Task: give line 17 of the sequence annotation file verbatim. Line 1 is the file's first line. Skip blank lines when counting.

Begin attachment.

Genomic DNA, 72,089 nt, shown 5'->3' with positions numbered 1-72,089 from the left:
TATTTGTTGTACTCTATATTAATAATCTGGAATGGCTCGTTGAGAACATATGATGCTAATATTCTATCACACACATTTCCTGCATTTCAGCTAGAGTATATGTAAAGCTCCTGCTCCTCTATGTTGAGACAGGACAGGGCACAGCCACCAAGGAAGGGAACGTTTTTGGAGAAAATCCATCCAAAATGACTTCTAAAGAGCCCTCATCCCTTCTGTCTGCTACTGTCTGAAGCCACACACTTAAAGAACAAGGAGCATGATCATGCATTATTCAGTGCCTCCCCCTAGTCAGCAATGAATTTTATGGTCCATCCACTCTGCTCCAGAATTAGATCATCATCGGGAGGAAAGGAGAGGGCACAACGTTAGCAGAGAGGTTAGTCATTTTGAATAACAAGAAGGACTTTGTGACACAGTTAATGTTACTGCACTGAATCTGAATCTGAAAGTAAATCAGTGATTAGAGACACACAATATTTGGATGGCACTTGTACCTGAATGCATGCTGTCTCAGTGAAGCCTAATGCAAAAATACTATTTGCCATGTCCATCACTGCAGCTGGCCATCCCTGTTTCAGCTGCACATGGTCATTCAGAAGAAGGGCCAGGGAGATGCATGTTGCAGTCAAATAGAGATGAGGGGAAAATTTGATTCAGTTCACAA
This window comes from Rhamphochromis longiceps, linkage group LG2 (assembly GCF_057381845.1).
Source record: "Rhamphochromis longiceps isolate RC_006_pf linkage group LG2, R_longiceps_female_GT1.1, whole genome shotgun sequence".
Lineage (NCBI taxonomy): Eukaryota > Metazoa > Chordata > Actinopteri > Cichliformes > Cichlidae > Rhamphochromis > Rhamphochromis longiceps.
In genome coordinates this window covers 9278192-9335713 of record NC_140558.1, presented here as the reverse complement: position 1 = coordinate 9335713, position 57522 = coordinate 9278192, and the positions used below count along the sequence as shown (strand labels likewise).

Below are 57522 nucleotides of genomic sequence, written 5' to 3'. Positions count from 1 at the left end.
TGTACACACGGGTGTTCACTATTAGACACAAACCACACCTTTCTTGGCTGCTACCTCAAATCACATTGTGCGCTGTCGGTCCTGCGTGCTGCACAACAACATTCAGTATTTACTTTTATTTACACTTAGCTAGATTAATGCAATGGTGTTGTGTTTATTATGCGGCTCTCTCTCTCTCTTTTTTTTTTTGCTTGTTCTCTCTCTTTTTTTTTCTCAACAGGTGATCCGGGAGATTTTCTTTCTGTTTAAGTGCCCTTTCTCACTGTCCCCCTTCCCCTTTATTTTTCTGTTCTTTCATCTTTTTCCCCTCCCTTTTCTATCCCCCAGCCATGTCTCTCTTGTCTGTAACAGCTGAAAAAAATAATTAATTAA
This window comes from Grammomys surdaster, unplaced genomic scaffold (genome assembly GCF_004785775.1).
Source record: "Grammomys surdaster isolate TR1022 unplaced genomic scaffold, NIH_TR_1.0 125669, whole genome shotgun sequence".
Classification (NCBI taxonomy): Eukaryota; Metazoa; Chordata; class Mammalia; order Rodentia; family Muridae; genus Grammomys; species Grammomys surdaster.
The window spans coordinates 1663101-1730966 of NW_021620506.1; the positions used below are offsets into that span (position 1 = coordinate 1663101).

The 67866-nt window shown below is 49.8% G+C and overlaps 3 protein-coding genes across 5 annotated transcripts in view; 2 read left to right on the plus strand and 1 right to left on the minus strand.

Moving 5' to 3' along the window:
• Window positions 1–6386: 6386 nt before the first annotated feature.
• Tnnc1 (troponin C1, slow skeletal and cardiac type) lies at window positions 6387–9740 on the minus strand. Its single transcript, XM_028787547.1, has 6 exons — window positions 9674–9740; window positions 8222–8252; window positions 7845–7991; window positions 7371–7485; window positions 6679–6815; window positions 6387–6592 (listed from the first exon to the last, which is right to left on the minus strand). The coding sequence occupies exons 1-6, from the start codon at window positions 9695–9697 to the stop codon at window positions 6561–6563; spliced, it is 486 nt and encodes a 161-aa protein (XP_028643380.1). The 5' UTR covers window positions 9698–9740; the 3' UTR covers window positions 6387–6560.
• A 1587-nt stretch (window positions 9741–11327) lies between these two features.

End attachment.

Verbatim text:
• A 1587-nt stretch (window positions 9741–11327) lies between these two features.